There is something decidedly déjà vu about the haunting panoramic images in Wayne Mitchelson's recent award-winning IN:LANDS series; they look like stills from a beautiful and mysterious film whose title is on the tip of your tongue. A shiny cadillac is parked in the desert at sunset; the lonely shape of a man hunches half-shrouded in fog under the eerie glow of a neon sign. Your mind fills in the rest of the story, as if you've seen it somewhere before...Read on as MINI Space fills you in via an exclusive interview with the artist.
MINI Space: Could you start by giving us a little intro to your main materials and techniques?
Wayne Mitchelson: I always start with a sketch: just a simple drawing of an idea that comes into my mind. This idea can come from anywhere -- an experience, book, music or film. From this I then start laying down the idea using photographs in Photoshop, a sky from one or more photographs, then slowly laying in elements and objects from other photographs, building up the piece over time, like a painter would work. At this point in time, the end result is printed on large format inkjet printers, but I'm still experimenting with printing materials and mounting materials.
MS: So what are some specific projects you've worked on, or projects you are planning for the future?
WM: The work shown here [IN:LANDS] was my final year assessment work. It wasn't as much a project as an exploration into ideas and my practice. From here I intend to keep with these ideas and expand on them, pushing my practice and experimenting with new printing and finishing techniques.
I also would like to start making films at the same time-in fact, that is a project that I'm already laying ideas down for.
MS: Speaking of film, the images in your IN:LANDS project actually look a little like movie stills: a frozen moment in a longer, more complex story. Do you mean to tell a specific story with these pictures, or do you hope to encourage the viewer to make his or her own inferences?
WM: There is no complex story to them, but I do imagine a small scenario to start the pieces. For example, the piece "Two Men Running" was inspired by Kafka's short observational writing "Men Passing By". In this story, Kafka imagines two men running by on a road in the night. He then goes over possible scenarios involving the men: is there a third man running after them? Are they running after another man? I think this is what I'm trying to do with my work-to allow the viewer to lose themselves in their own private story.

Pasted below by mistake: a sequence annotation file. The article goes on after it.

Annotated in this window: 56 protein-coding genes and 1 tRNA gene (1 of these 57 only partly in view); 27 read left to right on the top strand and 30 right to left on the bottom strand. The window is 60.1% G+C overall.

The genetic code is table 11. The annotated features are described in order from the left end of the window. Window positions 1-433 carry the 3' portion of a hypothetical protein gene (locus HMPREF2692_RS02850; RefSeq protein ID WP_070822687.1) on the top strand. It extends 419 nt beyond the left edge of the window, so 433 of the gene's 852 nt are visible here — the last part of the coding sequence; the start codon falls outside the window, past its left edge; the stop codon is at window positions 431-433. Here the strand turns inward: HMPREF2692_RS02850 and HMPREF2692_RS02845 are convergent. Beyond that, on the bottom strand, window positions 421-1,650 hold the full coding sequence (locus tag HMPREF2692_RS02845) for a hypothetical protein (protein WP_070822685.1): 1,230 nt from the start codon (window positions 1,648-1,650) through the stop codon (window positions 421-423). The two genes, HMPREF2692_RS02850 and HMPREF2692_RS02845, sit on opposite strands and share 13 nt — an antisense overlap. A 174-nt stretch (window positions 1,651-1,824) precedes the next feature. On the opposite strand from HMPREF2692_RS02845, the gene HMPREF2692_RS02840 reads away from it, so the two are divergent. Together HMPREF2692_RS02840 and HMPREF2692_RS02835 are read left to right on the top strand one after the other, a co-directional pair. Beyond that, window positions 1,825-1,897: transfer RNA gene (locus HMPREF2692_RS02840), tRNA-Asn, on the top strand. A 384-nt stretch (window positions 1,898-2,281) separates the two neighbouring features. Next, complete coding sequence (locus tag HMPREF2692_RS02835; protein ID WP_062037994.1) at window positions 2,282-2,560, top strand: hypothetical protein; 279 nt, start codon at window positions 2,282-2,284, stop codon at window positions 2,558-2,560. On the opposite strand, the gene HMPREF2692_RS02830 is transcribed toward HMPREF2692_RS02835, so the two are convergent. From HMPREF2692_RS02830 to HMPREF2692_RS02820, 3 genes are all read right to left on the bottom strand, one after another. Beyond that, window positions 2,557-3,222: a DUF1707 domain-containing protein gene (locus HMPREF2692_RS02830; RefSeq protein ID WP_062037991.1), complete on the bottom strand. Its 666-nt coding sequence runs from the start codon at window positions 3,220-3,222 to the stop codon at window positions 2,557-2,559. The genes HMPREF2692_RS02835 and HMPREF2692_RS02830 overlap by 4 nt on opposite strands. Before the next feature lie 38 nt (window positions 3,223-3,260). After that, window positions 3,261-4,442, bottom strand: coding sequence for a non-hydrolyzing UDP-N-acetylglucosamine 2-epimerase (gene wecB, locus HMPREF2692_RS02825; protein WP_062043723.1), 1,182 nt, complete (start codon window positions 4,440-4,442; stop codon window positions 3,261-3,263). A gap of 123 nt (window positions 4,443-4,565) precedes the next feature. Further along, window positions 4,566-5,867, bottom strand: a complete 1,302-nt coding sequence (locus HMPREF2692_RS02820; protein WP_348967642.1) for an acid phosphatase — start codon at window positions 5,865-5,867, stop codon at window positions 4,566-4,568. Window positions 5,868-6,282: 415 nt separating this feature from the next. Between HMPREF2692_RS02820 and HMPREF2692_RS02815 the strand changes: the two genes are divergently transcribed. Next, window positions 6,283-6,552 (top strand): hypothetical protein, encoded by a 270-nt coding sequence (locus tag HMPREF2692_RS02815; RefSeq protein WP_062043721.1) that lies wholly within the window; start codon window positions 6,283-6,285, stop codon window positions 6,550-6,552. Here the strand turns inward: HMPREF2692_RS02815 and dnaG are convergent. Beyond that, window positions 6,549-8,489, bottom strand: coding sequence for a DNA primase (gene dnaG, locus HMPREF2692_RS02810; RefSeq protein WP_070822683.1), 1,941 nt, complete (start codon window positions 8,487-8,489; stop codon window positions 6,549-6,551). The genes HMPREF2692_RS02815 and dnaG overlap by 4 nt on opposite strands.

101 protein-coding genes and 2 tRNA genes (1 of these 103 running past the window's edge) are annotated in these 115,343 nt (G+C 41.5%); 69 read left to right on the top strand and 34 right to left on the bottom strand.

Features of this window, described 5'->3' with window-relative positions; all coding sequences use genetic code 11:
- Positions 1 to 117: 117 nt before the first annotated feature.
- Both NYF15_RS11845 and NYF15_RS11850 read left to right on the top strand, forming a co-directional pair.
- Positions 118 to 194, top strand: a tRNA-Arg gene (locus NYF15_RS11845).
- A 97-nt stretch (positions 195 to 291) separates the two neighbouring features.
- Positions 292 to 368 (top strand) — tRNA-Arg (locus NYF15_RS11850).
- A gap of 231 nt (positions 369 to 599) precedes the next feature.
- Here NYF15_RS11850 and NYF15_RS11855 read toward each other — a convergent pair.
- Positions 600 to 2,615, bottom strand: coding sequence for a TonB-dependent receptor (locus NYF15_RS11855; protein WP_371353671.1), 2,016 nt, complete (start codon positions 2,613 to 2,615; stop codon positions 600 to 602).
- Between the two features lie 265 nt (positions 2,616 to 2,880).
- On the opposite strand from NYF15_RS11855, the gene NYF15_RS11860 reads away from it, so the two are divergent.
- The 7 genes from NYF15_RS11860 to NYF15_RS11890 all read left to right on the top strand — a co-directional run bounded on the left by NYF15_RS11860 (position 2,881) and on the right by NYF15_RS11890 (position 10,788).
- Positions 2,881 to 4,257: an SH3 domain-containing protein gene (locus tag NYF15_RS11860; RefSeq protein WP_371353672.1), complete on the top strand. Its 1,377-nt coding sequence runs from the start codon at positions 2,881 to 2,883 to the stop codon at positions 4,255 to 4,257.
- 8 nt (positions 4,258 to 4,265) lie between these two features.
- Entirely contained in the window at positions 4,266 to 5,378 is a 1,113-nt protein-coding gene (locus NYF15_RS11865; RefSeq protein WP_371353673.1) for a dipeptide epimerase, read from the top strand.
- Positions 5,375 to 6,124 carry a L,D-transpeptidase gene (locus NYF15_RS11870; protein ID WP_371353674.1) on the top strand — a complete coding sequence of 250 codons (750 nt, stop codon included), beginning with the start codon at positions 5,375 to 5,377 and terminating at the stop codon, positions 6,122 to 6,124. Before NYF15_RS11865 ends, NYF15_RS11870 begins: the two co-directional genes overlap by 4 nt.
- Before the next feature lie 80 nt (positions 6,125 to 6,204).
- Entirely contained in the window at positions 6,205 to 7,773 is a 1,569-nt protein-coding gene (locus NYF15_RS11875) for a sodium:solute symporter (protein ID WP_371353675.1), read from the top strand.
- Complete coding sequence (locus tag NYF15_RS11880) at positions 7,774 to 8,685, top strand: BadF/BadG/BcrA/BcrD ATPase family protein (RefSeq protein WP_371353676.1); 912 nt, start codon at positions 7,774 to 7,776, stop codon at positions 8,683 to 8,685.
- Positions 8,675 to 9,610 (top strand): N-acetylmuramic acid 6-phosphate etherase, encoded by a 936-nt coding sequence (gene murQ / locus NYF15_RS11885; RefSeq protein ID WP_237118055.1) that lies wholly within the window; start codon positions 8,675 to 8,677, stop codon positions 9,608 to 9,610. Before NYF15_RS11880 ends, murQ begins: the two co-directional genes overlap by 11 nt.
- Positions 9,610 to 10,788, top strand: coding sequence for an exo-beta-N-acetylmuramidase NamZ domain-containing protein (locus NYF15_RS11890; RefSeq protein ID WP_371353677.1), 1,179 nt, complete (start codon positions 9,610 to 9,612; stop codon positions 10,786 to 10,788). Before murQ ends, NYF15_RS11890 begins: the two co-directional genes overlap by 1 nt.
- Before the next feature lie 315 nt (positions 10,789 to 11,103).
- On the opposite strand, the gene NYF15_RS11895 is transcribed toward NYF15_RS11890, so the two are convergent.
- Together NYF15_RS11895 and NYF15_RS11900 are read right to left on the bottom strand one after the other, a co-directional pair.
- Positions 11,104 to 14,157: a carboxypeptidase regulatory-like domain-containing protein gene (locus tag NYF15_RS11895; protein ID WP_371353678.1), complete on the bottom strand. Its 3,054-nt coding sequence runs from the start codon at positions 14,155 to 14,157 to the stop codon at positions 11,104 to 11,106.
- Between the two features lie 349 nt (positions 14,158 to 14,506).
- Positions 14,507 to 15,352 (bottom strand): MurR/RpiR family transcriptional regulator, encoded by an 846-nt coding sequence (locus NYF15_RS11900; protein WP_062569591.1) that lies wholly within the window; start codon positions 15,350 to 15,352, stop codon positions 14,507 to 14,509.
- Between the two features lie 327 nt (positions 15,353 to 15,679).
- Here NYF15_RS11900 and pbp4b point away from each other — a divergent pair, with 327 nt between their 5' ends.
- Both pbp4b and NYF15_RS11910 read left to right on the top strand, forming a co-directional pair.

MS: Besides Franz Kafka, what other artists or themes do you pull inspiration from, and how do you think this is reflected in the style of your work?
WM: I've always loved the works of Edward Hopper and one of my biggest influences, Gregory Crewdson; their beautiful depictions of loneliness, isolation, strangeness and atmosphere.
But the artist who primarily got me into my practice was the 19th century German Romantic painter Caspar David Friedrich. His use of light to create the atmosphere and his compositional devices I studied at length.
MS: When did you decide to pursue a degree and career as an artist? Were you motivated by a particular person or experience?
WM: I wanted to be an artist from the age of five, but coming from a very working class family, I wasn't encouraged to go to university. After years of unhappy jobs I decided I needed to do something, so I quit a very well paid (but boring) job and went to Uni. It has to be the best thing I have ever done. I have learned so much and it has given me the structure to continue learning.
I now teach the IT side of Fine Art to new degree students and I hope to start my Master's next February.
MS: What are you most likely doing when not making art? What do you most like to be doing?
WM: When I'm not making art, I follow my other passions: film and music.
Music takes up a lot of my time when not making work. I have a life-long passion for dance music. That is, deep, dark techno from Berlin: DJs like Ben Klock, Marcel Dettmann, Mike Dehnert -- the very dark, sub-heavy techno sound from the infamous Berlin club Berghain. Also the deep hypnotic sound from Donato Dozzy and Giorgio Gigli from Italy. I do DJ myself, but just for pleasure at home, now and then, playing just to friends. I don't think I have the energy nowadays to party and play all weekend.
Film seems to be my major influence at the moment, so I try to watch as many as I can, new and old. I watch about 5-10 films a week.